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#Mysteric!! Eat to the Beat: How Music Impacts What You Order

CA Study

We joke that our eyes are bigger than our stomachs. Apparently, so are our ears. Research suggests that we might order more unhealthy food than we need, based on what we hear.

Audio Atmospherics

Image by design571 from Pixabay

Source: Image by design571 from Pixabay

A series of studies by Dipayan Biswas et al. (2019) found that meal choices may be tied to the type of music that is playing.[i] They began by noting the increasing importance of “retail atmospherics” in creating a pleasant customer experience in terms of atmospheric elements such as background noise and ambient music. They recognize this as an important element of sales given the competition brick-and-mortar retailers face with online retailers.   

But does ambiance impact customer choice? According to research, the answer is yes. Biswas et al. point out that their findings add to existing literature documenting what most of us know instinctively, that eating is often triggered by subconscious cues. They report that such cues include product claims, nutritional information, as well as how information is presented.  

Other research has focused on the dining environment, showing a link between consumption and scent, ambient lighting, restaurant décor, and even factors such as the color of the check folder and the size of a plate. 

One factor that is also important, and virtually omnipresent in some form or another in public establishments, is music.    

The Link Between Volume, Stress, and Eating

Biswas et al. investigated the effect of the volume of ambient music and background noise on food selection. They found that low volume/noise prompted healthy food choices, while loud music/noise prompted unhealthy food choices due to the increased level of excitement caused by the music. 

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They found that the impact of music volume on healthy and unhealthy food choices operated not only in settings where diners chose a single item, such as ordering a sandwich, but also when buying in bulk—such as selecting a basketful of items at a grocery store. How does it work? A mediating variable appears to be stress.

Noting that research has established that loud music creates stress, excitement, and arousal, and low volume music promotes relaxation, Biswas et al. examined how the different emotional states impact food choices.

They note that increased levels of stress and excitement cause people to choose foods that are high in fat and energy, and promote unhealthy snack choices. They note that in general, someone who is upset or emotional is likely to prefer unhealthy food due to the breakdown of self-control and internal restraint.  

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Most people can relate to stress eating, often as a mild form of self-medication. Biswas et al. corroborate this experience, explaining that stress or excitement may cause people to make unhealthy food choices because foods that are fatty and sweet can decrease high excitement and stress levels. They recognize the truth behind the well-being induced by “comfort foods,” noting that research conducted on both people and animals suggests that such foods can ease levels of physiological stress. They also note that other research suggests that stressed individuals may attempt to counteract negative feelings by refocusing their attention on foods linked with positive feelings.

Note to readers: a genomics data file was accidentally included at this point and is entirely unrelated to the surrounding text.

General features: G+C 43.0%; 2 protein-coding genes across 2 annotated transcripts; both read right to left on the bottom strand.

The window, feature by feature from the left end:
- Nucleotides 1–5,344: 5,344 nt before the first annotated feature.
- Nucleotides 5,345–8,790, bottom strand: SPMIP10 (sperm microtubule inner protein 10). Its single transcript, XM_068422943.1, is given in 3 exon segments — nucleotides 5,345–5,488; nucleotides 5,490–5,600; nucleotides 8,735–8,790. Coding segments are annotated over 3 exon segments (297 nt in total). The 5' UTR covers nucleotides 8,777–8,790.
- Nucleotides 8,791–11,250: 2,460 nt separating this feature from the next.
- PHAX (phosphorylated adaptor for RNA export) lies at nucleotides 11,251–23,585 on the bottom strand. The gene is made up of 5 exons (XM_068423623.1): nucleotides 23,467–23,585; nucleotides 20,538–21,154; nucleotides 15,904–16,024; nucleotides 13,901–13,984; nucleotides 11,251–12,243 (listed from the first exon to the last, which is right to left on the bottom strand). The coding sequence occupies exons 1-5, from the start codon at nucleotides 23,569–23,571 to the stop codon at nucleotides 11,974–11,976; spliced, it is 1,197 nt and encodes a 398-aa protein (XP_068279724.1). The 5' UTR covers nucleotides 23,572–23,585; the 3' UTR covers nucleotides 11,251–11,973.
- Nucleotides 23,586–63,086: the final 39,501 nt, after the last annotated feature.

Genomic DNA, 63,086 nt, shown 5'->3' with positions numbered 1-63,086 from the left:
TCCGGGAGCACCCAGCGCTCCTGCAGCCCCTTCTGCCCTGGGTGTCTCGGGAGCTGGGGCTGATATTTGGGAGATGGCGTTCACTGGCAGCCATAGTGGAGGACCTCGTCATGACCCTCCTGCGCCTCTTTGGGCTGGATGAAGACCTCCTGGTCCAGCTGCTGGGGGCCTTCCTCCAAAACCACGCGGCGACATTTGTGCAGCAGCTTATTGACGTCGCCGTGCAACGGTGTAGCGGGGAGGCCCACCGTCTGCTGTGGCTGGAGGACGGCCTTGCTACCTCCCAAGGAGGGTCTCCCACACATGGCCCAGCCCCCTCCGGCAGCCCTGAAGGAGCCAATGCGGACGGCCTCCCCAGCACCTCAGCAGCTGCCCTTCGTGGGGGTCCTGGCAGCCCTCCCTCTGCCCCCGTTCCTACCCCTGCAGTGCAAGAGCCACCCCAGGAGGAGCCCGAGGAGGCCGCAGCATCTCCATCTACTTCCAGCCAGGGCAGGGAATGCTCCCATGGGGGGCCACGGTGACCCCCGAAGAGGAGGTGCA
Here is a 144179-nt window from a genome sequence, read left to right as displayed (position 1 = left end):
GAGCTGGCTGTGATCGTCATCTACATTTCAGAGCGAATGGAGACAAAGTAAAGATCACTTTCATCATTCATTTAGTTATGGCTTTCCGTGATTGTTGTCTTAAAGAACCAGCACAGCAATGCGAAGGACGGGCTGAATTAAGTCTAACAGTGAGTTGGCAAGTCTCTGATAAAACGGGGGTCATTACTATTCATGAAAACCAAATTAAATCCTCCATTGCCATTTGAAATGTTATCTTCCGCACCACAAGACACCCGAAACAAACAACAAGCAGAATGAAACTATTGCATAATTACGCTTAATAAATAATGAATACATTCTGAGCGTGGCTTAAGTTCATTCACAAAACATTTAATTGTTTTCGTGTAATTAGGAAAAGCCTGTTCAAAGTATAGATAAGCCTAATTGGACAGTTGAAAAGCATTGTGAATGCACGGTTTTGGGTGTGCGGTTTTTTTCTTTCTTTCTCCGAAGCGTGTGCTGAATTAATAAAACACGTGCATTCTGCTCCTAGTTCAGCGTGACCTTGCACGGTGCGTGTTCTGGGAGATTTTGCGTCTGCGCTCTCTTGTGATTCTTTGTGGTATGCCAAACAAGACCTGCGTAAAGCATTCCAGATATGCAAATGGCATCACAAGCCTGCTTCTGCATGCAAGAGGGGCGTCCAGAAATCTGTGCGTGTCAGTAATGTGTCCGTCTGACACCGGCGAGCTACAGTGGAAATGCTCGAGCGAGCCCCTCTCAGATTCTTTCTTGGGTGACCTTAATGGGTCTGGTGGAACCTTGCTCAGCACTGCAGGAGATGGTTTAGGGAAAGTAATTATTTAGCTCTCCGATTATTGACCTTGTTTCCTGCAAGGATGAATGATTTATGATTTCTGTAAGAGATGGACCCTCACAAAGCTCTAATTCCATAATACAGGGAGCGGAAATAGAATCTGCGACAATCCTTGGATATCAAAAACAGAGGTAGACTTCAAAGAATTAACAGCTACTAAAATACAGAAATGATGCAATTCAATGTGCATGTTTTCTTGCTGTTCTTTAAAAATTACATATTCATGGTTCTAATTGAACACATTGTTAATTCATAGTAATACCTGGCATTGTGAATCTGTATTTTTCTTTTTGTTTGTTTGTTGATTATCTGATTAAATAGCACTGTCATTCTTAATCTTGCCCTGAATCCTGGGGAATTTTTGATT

Whatever the pathway, loud music induced stress appears to promote unhealthy eating. This link presents a significant health issue because at least in America, apparently, the volume is rising.

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If the Restaurant Pumps Up the Volume, Put Down the Fork

Recognizing the link between loud music and overindulgence emphasizes the need to exercise self-control. And apparently, restaurants are getting louder.

Biswas et al. recognize a documented trend toward louder music. They cite an example of a New York Times reporter who measured sound levels at a variety of stores and restaurants, finding that over 33% of the New York City establishments polled had sound levels that so high they triggered laws requiring employees to wear ear protection at work.

They note similar trends in fitness establishments, noting that the volume of music in gyms has become louder over time. (Interestingly, they note that Europe is experiencing the opposite trend, with a movement for retail establishments to reduce sound levels.)

In terms of takeaway, or perhaps more aptly “take out,” modern diners may want to recognize that whether ordering to go or dining in a restaurant, environment matters. Recognizing the often subconscious forces that determine what we “choose” to order is the first step to making healthier food choices.   

If you are one of the increasing numbers of people seeking to use every advantage in making healthier meal choices, research like this may be music to your ears.

Author Name: Wendy L. Patrick, Ph.D.
Link to Native Article: Click Here

Jai Hind, Vande Mataram
Team CA Study

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